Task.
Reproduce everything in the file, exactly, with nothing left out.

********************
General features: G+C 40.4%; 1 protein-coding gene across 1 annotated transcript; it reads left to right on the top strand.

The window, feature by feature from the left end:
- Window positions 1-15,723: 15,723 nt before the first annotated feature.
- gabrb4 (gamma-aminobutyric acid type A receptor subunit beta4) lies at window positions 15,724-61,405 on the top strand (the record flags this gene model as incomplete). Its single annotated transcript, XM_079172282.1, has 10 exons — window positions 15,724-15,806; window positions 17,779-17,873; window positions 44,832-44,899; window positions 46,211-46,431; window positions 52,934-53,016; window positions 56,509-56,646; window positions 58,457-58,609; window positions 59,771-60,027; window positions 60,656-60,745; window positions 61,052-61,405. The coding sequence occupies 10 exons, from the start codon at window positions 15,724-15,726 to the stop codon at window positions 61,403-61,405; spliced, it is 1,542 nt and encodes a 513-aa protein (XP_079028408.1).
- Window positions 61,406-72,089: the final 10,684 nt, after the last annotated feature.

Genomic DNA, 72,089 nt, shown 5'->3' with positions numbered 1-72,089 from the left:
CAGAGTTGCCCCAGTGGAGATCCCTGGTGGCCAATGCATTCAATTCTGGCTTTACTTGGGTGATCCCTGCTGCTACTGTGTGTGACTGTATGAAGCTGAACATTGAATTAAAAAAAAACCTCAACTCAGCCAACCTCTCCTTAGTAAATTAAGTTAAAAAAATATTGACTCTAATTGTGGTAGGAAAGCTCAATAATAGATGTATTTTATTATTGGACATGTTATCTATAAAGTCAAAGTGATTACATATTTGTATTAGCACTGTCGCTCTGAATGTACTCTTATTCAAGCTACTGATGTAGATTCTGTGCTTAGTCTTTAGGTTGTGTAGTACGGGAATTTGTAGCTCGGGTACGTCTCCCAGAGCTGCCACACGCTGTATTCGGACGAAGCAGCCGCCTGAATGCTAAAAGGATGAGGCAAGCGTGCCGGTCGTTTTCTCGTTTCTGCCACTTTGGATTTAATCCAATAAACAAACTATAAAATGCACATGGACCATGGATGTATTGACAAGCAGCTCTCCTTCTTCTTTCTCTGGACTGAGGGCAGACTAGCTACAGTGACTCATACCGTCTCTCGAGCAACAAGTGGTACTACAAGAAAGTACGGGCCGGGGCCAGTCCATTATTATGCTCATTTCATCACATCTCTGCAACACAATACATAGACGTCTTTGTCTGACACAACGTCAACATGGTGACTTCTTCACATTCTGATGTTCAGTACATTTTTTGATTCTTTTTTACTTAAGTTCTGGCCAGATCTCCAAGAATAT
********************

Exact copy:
General features: G+C 40.4%; 1 protein-coding gene across 1 annotated transcript; it reads left to right on the top strand.

The window, feature by feature from the left end:
- Window positions 1-15,723: 15,723 nt before the first annotated feature.
- gabrb4 (gamma-aminobutyric acid type A receptor subunit beta4) lies at window positions 15,724-61,405 on the top strand (the record flags this gene model as incomplete). Its single annotated transcript, XM_079172282.1, has 10 exons — window positions 15,724-15,806; window positions 17,779-17,873; window positions 44,832-44,899; window positions 46,211-46,431; window positions 52,934-53,016; window positions 56,509-56,646; window positions 58,457-58,609; window positions 59,771-60,027; window positions 60,656-60,745; window positions 61,052-61,405. The coding sequence occupies 10 exons, from the start codon at window positions 15,724-15,726 to the stop codon at window positions 61,403-61,405; spliced, it is 1,542 nt and encodes a 513-aa protein (XP_079028408.1).
- Window positions 61,406-72,089: the final 10,684 nt, after the last annotated feature.

Genomic DNA, 72,089 nt, shown 5'->3' with positions numbered 1-72,089 from the left:
CAGAGTTGCCCCAGTGGAGATCCCTGGTGGCCAATGCATTCAATTCTGGCTTTACTTGGGTGATCCCTGCTGCTACTGTGTGTGACTGTATGAAGCTGAACATTGAATTAAAAAAAAACCTCAACTCAGCCAACCTCTCCTTAGTAAATTAAGTTAAAAAAATATTGACTCTAATTGTGGTAGGAAAGCTCAATAATAGATGTATTTTATTATTGGACATGTTATCTATAAAGTCAAAGTGATTACATATTTGTATTAGCACTGTCGCTCTGAATGTACTCTTATTCAAGCTACTGATGTAGATTCTGTGCTTAGTCTTTAGGTTGTGTAGTACGGGAATTTGTAGCTCGGGTACGTCTCCCAGAGCTGCCACACGCTGTATTCGGACGAAGCAGCCGCCTGAATGCTAAAAGGATGAGGCAAGCGTGCCGGTCGTTTTCTCGTTTCTGCCACTTTGGATTTAATCCAATAAACAAACTATAAAATGCACATGGACCATGGATGTATTGACAAGCAGCTCTCCTTCTTCTTTCTCTGGACTGAGGGCAGACTAGCTACAGTGACTCATACCGTCTCTCGAGCAACAAGTGGTACTACAAGAAAGTACGGGCCGGGGCCAGTCCATTATTATGCTCATTTCATCACATCTCTGCAACACAATACATAGACGTCTTTGTCTGACACAACGTCAACATGGTGACTTCTTCACATTCTGATGTTCAGTACATTTTTTGATTCTTTTTTACTTAAGTTCTGGCCAGATCTCCAAGAATAT